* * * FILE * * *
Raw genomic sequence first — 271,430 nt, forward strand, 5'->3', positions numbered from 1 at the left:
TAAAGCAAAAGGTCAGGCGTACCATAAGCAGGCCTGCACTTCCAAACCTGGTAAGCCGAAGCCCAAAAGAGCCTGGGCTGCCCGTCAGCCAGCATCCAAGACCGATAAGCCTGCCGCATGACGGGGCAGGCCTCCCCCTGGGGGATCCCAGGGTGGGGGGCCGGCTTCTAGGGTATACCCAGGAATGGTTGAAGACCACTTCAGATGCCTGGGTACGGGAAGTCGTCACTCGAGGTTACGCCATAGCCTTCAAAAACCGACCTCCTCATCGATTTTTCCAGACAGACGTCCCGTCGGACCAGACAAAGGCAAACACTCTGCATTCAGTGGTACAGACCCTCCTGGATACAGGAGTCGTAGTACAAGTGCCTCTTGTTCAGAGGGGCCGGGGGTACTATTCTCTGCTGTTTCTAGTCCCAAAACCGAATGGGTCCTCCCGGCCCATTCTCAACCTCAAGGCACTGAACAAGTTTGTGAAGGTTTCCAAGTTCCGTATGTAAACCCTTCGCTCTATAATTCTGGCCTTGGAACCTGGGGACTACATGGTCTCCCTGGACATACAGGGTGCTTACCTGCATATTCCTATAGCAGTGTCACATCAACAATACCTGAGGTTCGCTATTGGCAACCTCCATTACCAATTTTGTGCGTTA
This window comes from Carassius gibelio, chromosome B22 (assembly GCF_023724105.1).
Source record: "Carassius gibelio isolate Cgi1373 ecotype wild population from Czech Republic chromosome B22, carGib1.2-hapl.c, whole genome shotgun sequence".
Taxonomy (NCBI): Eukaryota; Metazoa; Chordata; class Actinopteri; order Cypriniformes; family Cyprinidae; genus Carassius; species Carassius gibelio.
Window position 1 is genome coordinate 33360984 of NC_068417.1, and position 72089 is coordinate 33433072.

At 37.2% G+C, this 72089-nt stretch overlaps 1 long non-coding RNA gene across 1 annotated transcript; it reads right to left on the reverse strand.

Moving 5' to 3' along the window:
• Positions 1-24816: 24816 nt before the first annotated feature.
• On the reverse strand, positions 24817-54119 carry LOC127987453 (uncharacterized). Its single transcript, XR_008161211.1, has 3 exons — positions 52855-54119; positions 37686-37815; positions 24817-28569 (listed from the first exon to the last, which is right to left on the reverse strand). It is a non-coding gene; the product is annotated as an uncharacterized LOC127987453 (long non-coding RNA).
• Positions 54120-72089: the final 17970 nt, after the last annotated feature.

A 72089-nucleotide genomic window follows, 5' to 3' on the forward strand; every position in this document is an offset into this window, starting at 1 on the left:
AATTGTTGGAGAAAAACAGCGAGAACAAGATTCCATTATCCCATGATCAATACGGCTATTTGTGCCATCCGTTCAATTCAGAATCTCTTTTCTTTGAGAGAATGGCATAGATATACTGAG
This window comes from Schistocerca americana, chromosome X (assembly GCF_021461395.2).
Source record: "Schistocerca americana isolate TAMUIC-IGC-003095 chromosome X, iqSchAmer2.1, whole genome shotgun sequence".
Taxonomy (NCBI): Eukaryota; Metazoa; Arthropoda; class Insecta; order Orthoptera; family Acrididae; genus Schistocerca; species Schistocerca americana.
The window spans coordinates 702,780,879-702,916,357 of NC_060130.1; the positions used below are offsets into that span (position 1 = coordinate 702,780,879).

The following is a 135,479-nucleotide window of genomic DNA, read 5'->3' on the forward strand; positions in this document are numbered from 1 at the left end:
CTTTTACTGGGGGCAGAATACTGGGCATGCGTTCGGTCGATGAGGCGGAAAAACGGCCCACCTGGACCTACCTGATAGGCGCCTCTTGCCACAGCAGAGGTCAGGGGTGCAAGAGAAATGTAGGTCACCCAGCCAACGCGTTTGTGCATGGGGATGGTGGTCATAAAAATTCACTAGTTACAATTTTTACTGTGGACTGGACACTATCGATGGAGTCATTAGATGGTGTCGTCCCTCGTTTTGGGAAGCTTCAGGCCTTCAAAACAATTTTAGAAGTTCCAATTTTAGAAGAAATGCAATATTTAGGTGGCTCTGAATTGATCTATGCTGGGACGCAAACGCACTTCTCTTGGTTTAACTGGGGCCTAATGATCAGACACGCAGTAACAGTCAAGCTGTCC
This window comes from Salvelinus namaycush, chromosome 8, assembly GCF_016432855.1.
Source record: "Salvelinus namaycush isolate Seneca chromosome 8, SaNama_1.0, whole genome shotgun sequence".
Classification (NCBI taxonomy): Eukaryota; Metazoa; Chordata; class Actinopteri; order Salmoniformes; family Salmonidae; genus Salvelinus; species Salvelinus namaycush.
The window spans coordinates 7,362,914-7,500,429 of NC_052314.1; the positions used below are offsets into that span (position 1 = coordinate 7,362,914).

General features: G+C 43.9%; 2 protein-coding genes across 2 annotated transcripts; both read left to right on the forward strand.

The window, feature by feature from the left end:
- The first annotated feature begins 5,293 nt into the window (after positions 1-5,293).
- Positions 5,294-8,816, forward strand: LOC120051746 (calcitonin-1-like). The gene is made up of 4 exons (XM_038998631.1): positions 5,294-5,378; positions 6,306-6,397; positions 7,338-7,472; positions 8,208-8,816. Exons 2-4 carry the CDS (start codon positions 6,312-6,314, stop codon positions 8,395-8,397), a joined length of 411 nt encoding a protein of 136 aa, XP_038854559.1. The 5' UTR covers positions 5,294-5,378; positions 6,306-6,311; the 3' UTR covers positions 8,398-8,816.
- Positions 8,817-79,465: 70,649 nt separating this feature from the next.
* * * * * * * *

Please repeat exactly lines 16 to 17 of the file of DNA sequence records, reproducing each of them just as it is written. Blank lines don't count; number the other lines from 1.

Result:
Taxonomy (NCBI): Eukaryota; Metazoa; Arthropoda; class Insecta; order Orthoptera; family Acrididae; genus Schistocerca; species Schistocerca americana.
The window spans coordinates 702,780,879-702,916,357 of NC_060130.1; the positions used below are offsets into that span (position 1 = coordinate 702,780,879).